Unknown & Unknowable?
The CrossFit methodology has prided itself on preparing people for the “unknown and unknowable.” However, the demands of twenty first century life simply doesn’t fit that description. Even in the rare event of a disaster, the number of physical qualities and skills a person needs disposal to is relatively limited.
But we aren’t even talking about training for life. We need to draw a clear line in the sand between CrossFit as a methodology and CrossFit as the Sport of Fitness.
While CrossFit HQ. has changed nearly every aspect of the Games season, the one thing that has remained consistent has been the programming.
And when the Open balloons to become the largest participation sport in history, CrossFit has to find ways to accommodate (read “standardize”) the equipment, workouts and movements for the hundreds of thousands of people completing the workouts.
When thousands of facilities are required to have heats of workouts, the necessary equipment, certified judges, filming competitive athletes, and other logistics planned months in advance, the creativity (and diversity) of the workouts greatly diminishes.
About a decade after the Open has started, we now know what we are preparing for, and it’s not the unknown and the unknowable. It’s…
- 5 Workouts over 5 Weeks
- Average Workout Duration of 16:00
- About 70% are AMRAPs
- About 20-25 of the Same Movements every year
- About 80% are Couplets & Triplets
And in the 4 out of the 5 workouts that tend to couplets and triplets, the same movements are often paired together.
I tallied up the numbers and this is what I found.
So if you want to win in the Sport of Fitness, and rank as highly as possible in the Open, it’s about being prepared for that test.
Here’s some of the movement pairings I would train frequently based on the data…
I’ve included the number of Open occurrences as well. For example, three occurrences is… (3)
Popular Movement Pairings
Toes-to-Bar & Clean Variants (6)
I believe this is a product of two things.
One, toes-to-bar is thee most commonly tested gymnastics movement in the Open and cleans variants (along with snatches) are the most commonly tested barbell movement.
Two, gymnastics and weightlifting movements are a great pairing when trying to find a well-rounded athlete. Big, strong athletes will be slowed down when they are forced to move their bodyweight, and lighter athletes who are less strong will be slowed down by the barbell.
Thrusters & Chest-to-Bar (5)
This pairing is probably the one that most people would have guessed is the most common, myself included. There have been multiple years of the Open where the finale (final week) ended with this couplet. It’s the easily standardized variation of the infamous workout “Fran.” For time, 21-15-9 Thrusters and Pull-Ups. If you want to be great at CrossFit, you have to be good at this pairing.
Rowing & Wall Balls (5)
While the first two couplets are standardized by Range of Motion (ROM), these movements are standardized by wattage and distance.
Obviously, this is why taller athletes are at a disadvantage for most Open movements. However, this is one of the few couplets that allows taller athletes to shine.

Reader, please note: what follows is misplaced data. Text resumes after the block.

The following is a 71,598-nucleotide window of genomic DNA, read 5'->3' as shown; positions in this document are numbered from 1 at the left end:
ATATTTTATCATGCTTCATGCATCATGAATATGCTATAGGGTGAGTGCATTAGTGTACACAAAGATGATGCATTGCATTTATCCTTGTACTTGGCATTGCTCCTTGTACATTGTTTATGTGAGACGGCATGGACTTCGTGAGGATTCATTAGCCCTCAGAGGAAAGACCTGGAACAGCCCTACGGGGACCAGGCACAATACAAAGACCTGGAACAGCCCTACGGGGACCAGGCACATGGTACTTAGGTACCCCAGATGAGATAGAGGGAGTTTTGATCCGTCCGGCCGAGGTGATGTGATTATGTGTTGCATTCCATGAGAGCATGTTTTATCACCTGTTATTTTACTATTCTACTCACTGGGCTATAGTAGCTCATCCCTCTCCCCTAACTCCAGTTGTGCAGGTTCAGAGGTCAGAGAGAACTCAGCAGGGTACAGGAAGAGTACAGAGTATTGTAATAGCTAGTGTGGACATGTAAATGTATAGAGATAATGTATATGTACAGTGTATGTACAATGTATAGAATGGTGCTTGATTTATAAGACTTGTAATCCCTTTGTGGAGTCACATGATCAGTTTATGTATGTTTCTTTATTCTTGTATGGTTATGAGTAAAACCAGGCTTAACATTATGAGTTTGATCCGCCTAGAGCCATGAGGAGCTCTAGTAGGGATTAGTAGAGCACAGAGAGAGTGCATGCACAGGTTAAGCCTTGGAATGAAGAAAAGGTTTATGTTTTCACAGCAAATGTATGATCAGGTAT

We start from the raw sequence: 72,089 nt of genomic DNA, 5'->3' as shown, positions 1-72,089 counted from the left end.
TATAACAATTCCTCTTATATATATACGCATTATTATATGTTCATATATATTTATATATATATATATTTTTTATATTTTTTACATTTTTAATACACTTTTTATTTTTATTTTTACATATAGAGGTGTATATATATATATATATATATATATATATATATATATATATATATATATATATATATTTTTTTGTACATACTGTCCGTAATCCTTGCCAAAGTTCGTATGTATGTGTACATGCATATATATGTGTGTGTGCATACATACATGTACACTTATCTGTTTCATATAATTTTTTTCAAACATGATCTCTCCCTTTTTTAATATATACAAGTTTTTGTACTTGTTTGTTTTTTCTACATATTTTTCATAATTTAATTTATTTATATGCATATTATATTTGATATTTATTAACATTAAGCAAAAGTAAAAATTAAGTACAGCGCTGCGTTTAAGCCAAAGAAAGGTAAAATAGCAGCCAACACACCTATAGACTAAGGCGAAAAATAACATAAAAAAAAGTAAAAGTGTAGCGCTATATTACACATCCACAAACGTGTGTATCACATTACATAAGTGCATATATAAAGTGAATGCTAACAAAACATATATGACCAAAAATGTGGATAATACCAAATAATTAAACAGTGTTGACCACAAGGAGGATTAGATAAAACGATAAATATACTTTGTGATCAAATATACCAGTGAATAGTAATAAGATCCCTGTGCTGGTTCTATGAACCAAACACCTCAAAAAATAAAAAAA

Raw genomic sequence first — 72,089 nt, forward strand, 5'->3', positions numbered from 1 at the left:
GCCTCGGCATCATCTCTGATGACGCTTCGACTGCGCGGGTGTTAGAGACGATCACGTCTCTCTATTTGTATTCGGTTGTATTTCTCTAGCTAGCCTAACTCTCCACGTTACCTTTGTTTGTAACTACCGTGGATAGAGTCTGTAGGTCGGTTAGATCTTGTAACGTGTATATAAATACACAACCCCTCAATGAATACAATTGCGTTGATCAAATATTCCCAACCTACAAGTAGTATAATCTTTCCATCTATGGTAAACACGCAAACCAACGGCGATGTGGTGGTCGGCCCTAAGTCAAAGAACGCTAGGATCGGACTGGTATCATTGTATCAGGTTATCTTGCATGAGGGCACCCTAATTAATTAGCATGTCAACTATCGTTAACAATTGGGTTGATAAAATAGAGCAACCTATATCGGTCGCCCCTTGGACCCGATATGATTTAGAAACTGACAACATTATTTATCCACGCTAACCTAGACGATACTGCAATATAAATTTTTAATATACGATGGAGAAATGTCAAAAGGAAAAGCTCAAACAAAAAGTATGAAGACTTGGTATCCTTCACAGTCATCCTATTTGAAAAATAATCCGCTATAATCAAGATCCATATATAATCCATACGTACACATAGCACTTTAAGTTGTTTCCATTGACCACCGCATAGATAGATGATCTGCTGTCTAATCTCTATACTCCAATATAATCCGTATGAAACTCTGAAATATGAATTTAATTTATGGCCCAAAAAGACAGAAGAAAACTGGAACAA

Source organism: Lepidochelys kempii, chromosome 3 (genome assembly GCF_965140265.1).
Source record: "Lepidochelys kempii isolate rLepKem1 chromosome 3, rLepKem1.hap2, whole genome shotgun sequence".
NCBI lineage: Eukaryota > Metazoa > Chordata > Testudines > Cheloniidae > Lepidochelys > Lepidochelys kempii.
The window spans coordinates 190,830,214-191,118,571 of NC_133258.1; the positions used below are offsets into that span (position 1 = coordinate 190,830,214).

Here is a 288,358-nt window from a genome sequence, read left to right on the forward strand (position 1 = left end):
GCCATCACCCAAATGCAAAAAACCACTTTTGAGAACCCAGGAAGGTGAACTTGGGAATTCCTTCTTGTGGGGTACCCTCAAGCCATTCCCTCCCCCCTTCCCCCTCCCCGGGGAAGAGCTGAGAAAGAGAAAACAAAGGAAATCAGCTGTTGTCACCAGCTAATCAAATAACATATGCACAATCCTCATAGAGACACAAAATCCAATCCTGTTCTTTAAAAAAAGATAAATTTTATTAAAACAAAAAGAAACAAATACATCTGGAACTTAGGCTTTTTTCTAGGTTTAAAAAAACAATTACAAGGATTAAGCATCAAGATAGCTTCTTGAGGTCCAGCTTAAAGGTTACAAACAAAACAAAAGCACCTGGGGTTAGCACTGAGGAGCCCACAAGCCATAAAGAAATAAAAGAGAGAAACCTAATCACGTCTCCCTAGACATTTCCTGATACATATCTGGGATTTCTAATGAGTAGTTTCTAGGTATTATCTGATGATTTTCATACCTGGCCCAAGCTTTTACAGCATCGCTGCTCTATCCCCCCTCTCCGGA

That being said, short athletes will likely have to dedicate significant time to these two specific movements to make sure they don’t ruin their Open placing with a single bad performance.
Burpees & Snatches (4)
This is another infamous pairing. The burpee requires aggressive hip flexion to do them effectively and quickly, while snatches require powerful hip extension.
These two opposing actions allow for sustained high-power output. In other words, they make for grueling workouts which are effective tests of fitness.
Muscle-Ups & Wall Balls (4)
This combination makes for some tired shoulders and triceps. It’s a great way to test muscular endurance qualities that will support performances from two different types of athletes: tall versus short. This kind of combination allows for CrossFit’s “ideal” type of athlete to rise to the top of the leaderboard.
Muscle-Ups & Double Unders (4)
This pairing tests an athlete’s ability to relax and move with economy under fatigue. Mainly athlete’s carry too much tension in their upper back during double unders and will tire their shoulders. Double Unders also jack up the athlete’s respiration rate and test the athlete’s ability to do a high-skill movement (ie. Muscle-Ups) under fatigue.
Deadlifts & Handstand Push-Ups (4)
The handstand push-up first came into the Open in 15.4. So considering the movement hasn’t been around that long, it’s racked up quite a few appearances: 2016, 2017, 2018, 2020. That being said, you would be wise to practice this pairing moving forward.
Deadlifts & Box Jumps (3)
While this pairing hasn’t been tested as much in recent years, it was a staple in the early years of the Open. Considering CrossFit loves it history, don’t forget about this.
Handstand Push-Ups & Handstand Walks (3)
The Handstand Walk was first introduced in CrossFit in 18.4. Again, considering it’s such a new movement, it’s super relevant that it’s shown up three times already. Since the Handstand Walk is a more advanced movement, it is typically programmed in the latter parts of workouts, which typically feature an aggressive time cap. This ‘progression’ of sorts is their way of testing one inverted skill (HSPU) before allowing more advanced athletes to ‘earn the right’ to showcase another (HSW).